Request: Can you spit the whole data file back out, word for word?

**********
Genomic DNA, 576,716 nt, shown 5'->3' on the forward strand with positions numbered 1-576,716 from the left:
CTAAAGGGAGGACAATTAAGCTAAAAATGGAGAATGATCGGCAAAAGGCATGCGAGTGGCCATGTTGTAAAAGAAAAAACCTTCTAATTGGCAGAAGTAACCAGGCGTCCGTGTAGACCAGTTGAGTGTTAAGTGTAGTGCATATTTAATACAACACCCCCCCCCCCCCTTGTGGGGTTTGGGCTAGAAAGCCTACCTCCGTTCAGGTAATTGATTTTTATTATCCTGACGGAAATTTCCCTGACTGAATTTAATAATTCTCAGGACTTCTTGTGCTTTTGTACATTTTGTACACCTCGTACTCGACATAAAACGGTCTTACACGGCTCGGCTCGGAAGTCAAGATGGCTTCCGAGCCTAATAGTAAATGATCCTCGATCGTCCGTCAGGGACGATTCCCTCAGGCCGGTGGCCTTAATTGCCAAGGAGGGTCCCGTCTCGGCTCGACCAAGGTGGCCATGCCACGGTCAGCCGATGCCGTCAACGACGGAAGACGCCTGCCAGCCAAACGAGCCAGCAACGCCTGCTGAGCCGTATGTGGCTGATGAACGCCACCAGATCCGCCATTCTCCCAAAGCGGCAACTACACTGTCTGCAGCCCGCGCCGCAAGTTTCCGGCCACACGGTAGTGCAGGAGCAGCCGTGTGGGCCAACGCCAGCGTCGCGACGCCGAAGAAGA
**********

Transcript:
Genomic DNA, 576,716 nt, shown 5'->3' on the forward strand with positions numbered 1-576,716 from the left:
CTAAAGGGAGGACAATTAAGCTAAAAATGGAGAATGATCGGCAAAAGGCATGCGAGTGGCCATGTTGTAAAAGAAAAAACCTTCTAATTGGCAGAAGTAACCAGGCGTCCGTGTAGACCAGTTGAGTGTTAAGTGTAGTGCATATTTAATACAACACCCCCCCCCCCCCTTGTGGGGTTTGGGCTAGAAAGCCTACCTCCGTTCAGGTAATTGATTTTTATTATCCTGACGGAAATTTCCCTGACTGAATTTAATAATTCTCAGGACTTCTTGTGCTTTTGTACATTTTGTACACCTCGTACTCGACATAAAACGGTCTTACACGGCTCGGCTCGGAAGTCAAGATGGCTTCCGAGCCTAATAGTAAATGATCCTCGATCGTCCGTCAGGGACGATTCCCTCAGGCCGGTGGCCTTAATTGCCAAGGAGGGTCCCGTCTCGGCTCGACCAAGGTGGCCATGCCACGGTCAGCCGATGCCGTCAACGACGGAAGACGCCTGCCAGCCAAACGAGCCAGCAACGCCTGCTGAGCCGTATGTGGCTGATGAACGCCACCAGATCCGCCATTCTCCCAAAGCGGCAACTACACTGTCTGCAGCCCGCGCCGCAAGTTTCCGGCCACACGGTAGTGCAGGAGCAGCCGTGTGGGCCAACGCCAGCGTCGCGACGCCGAAGAAGA